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# Chapter 11 Three Dimensional Geometry

In the previous class, we studied the introduction of 3d geometry. Now, we will go in depth of its concepts. This chapter consists of direction cosines and direction ratios of a line joining two points, coplanar and skew lines cartesian and vector equation of a line, shortest distance between two lines, cartesian and vector equation of a plane, angle between two lines; two planes; a line and a plane, distance of a point from a plane.

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### Exercise 1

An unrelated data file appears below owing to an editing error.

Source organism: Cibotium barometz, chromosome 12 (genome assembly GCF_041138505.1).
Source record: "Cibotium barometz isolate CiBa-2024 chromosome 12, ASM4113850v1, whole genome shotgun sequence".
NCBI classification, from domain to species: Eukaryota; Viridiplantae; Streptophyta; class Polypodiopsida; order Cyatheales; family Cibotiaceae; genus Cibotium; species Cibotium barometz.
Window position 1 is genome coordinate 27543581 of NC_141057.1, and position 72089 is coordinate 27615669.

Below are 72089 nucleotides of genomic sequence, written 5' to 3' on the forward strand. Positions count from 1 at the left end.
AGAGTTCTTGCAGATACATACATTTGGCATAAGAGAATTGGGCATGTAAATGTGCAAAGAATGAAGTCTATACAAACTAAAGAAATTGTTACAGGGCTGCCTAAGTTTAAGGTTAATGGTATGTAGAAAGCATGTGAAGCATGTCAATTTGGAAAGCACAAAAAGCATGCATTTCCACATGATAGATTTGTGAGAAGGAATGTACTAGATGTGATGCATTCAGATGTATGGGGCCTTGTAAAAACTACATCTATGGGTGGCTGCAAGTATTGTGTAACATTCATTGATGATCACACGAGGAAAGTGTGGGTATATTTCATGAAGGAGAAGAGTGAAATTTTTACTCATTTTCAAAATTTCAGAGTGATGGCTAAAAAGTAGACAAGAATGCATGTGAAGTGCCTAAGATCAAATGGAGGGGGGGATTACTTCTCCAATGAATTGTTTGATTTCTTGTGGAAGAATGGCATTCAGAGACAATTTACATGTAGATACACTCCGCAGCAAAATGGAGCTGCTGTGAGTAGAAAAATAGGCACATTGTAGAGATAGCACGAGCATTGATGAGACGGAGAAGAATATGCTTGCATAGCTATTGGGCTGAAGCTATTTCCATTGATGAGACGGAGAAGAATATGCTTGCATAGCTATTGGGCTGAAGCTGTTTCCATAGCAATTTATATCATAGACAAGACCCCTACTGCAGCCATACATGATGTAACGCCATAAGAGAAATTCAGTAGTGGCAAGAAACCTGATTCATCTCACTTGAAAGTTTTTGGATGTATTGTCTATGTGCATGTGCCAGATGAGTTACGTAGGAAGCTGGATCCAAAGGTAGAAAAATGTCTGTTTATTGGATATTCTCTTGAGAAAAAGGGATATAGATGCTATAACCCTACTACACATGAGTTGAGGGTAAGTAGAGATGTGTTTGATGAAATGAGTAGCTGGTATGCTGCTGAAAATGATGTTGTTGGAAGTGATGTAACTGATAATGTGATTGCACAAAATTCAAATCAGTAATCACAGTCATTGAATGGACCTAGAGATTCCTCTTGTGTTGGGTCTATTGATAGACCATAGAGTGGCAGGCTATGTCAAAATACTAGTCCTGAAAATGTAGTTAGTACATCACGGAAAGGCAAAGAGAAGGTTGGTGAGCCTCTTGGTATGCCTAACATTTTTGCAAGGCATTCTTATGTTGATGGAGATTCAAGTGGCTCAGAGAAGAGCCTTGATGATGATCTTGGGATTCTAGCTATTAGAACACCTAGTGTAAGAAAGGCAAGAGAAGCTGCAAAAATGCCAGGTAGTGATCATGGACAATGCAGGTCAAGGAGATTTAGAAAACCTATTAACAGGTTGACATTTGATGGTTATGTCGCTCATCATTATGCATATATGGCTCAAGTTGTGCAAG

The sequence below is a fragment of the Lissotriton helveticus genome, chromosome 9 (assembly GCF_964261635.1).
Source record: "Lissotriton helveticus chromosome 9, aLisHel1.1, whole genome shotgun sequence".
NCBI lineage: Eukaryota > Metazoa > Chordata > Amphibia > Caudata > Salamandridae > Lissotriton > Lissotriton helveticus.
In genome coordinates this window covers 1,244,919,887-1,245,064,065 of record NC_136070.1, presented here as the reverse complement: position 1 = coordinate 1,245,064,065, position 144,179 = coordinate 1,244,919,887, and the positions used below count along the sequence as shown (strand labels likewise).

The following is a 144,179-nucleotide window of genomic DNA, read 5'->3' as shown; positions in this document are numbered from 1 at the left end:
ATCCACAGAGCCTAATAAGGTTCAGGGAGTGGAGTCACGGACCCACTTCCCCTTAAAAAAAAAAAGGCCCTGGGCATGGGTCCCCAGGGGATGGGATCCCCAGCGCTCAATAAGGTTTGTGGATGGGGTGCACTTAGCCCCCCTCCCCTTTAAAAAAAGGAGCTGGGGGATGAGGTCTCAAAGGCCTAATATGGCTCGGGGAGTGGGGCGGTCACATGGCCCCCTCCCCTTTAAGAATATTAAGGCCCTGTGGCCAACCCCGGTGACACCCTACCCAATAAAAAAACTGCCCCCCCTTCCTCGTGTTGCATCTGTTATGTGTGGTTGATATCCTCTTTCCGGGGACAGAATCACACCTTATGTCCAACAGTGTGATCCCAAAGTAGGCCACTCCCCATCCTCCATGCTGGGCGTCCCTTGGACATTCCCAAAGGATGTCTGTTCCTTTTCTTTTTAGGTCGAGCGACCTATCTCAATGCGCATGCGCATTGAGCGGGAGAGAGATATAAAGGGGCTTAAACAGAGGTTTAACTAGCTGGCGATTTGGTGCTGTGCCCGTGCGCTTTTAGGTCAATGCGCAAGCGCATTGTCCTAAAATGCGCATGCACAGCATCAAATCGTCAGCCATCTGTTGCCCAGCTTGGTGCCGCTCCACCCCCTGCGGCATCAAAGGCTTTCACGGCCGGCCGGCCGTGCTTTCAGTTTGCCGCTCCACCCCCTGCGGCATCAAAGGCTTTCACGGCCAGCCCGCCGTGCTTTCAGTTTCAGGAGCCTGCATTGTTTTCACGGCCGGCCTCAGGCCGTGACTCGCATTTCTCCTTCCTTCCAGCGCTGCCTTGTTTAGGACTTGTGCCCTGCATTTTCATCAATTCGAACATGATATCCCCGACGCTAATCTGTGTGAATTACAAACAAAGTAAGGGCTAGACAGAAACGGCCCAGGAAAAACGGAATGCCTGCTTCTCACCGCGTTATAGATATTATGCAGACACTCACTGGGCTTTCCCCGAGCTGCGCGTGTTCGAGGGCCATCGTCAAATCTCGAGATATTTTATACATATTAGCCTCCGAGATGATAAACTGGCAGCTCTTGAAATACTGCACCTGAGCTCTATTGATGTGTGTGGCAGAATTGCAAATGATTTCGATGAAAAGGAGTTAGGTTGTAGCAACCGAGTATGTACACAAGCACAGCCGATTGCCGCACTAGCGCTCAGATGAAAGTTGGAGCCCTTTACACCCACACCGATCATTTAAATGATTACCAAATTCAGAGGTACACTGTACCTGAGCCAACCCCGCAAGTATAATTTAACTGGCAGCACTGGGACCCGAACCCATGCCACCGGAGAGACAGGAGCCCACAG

•  Q1 If a line makes angles 90°, 135°, 45° with x, y and z-axes respectively, find its direction cosines. Ans: Let direction cosines of the line be l, m, and n. \begin{align}l = cos90^0=0\end{align}  \begin{align}m = cos135^0=-\frac{1}{\sqrt{2}}\end{align}  \begin{align}n = cos45^0=\frac{1}{\sqrt{2}}\end{align} \begin{align}Therefore, the\; direction\; cosines\; of \;the\; line\; are\;0, -\frac{1}{\sqrt{2}}\;and\;\frac{1}{\sqrt{2}}\end{align} Q2 Find the direction cosines of a line which makes equal angles with the coordinate axes. Ans: Let the direction cosines of the line make an angle α with each of the coordinate axes. ∴ l = cos α, m = cos α, n = cos α      l2+m2+n2 =1 ⇒ cos2α + cos2α + cos2α = 1 ⇒ 3cos2α =1 \begin{align}\Rightarrow cos^2α = \frac{1}{3}\end{align} \begin{align}\Rightarrow cosα = \pm\frac{1}{\sqrt 3}\end{align} Thus, the direction cosines of the line, which is equally inclined to the coordinate axes, are  \begin{align} \pm\frac{1}{\sqrt 3},\pm\frac{1}{\sqrt 3},and \pm\frac{1}{\sqrt 3}\end{align} Q3 If a line has the direction ratios −18, 12, −4, then what are its direction cosines? Ans: If a line has direction ratios of −18, 12, and −4, then its direction cosines are \begin{align} \frac{-18}{\sqrt {(-18)^2 + (12)^2 + (-4)^2}},\frac{12}{\sqrt {(-18)^2 + (12)^2 + (-4)^2}},\frac{-4}{\sqrt {(-18)^2 + (12)^2 + (-4)^2}}\end{align} \begin{align} i.e., \frac{-18}{22},\frac{12}{22},\frac{-4}{22}\end{align} \begin{align}  \frac{-9}{11},\frac{6}{11},\frac{-2}{11}\end{align} Thus, the direction cosines are  \begin{align} \frac{-9}{11},\frac{6}{11} and \frac{-2}{11}\end{align} Q4 Show that the points (2, 3, 4), (−1, −2, 1), (5, 8, 7) are collinear. Ans: The given points are A (2, 3, 4), B (− 1, − 2, 1), and C (5, 8, 7). It is known that the direction ratios of line joining the points, (x1, y1, z1) and (x2, y2, z2), are given by, x2 − x1, y2 − y1, and z2 − z1. The direction ratios of AB are (−1 − 2), (−2 − 3), and (1 − 4) i.e., −3, −5, and −3. The direction ratios of BC are (5 − (− 1)), (8 − (− 2)), and (7 − 1) i.e., 6, 10, and 6. It can be seen that the direction ratios of BC are −2 times that of AB i.e., they are proportional. Therefore, AB is parallel to BC. Since point B is common to both AB and BC, points A, B, and C are collinear. Q5 The vertices of ΔABC are A (3, 5, −4), B (−1, 1, 2), and C (−5, −5, −2). Ans: The vertices of ΔABC are A (3, 5, −4), B (−1, 1, 2), and C (−5, −5, −2). The direction ratios of side AB are (−1 − 3), (1 − 5), and (2 − (−4)) i.e., −4, −4, and 6. Therefore, the direction cosines of AB are The direction ratios of BC are (−5 − (−1)), (−5 − 1), and (−2 − 2) i.e., −4, −6, and −4. Therefore, the direction cosines of BC are The direction ratios of CA are (−5 − 3), (−5 − 5), and (−2 − (−4)) i.e., −8, −10, and 2. Therefore, the direction cosines of AC are ## Recently Viewed Questions of Class 12 Mathematics

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